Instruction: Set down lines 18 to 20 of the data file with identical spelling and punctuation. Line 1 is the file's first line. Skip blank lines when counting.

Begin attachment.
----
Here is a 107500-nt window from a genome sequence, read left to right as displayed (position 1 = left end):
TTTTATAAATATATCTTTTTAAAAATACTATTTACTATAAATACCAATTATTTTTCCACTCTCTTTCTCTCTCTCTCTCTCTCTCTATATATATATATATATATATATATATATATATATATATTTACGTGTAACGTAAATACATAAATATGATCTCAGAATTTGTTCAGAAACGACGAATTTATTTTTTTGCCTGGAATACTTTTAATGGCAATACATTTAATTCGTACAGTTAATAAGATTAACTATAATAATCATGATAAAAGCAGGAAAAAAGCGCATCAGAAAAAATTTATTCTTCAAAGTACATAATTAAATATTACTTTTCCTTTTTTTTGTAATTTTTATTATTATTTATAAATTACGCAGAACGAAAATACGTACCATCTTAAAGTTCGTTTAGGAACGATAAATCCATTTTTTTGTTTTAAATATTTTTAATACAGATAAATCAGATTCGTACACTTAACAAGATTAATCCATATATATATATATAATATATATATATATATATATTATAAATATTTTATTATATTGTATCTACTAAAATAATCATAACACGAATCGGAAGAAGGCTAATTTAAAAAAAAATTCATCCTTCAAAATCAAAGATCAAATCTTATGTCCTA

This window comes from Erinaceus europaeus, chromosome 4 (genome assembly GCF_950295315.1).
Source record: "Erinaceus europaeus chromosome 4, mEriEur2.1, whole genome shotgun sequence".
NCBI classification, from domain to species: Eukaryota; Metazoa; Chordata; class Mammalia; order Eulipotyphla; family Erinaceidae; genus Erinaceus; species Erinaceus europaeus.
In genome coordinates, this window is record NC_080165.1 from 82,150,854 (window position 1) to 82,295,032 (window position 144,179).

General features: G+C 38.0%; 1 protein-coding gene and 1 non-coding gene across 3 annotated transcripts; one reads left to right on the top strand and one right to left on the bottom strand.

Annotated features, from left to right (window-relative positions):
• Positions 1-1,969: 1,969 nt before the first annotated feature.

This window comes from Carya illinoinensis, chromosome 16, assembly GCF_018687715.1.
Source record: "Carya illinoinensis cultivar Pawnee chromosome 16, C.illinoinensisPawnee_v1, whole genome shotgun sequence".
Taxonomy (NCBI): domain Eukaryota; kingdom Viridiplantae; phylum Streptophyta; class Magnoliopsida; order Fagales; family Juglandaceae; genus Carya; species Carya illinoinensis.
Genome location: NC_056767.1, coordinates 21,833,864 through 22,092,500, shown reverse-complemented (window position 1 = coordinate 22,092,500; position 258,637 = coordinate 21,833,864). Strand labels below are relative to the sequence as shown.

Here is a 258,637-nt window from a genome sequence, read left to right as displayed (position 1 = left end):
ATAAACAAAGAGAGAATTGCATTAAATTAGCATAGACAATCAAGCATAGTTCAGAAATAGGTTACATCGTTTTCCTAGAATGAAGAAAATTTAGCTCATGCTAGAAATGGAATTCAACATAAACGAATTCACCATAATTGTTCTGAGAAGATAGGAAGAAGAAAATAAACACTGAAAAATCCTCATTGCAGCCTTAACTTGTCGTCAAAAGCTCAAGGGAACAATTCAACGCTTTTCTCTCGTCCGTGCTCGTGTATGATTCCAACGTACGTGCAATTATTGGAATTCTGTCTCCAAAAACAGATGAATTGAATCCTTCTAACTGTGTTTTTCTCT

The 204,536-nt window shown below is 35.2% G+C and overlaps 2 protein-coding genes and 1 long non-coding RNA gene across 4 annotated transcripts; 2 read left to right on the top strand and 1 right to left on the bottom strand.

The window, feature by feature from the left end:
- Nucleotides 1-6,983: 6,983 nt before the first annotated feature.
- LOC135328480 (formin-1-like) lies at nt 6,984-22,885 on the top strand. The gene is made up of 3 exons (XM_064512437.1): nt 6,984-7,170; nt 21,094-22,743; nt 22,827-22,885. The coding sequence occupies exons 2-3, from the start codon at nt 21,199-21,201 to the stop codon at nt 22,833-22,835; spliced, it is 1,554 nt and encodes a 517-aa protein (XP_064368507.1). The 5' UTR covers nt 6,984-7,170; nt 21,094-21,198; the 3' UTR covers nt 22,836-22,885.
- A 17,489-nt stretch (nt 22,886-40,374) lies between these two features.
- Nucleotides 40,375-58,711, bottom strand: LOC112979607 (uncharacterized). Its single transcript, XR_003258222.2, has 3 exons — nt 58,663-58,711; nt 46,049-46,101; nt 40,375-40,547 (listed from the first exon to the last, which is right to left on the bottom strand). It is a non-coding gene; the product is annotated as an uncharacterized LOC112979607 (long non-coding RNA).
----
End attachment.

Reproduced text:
- Nucleotides 1-6,983: 6,983 nt before the first annotated feature.
- LOC135328480 (formin-1-like) lies at nt 6,984-22,885 on the top strand. The gene is made up of 3 exons (XM_064512437.1): nt 6,984-7,170; nt 21,094-22,743; nt 22,827-22,885. The coding sequence occupies exons 2-3, from the start codon at nt 21,199-21,201 to the stop codon at nt 22,833-22,835; spliced, it is 1,554 nt and encodes a 517-aa protein (XP_064368507.1). The 5' UTR covers nt 6,984-7,170; nt 21,094-21,198; the 3' UTR covers nt 22,836-22,885.
- A 17,489-nt stretch (nt 22,886-40,374) lies between these two features.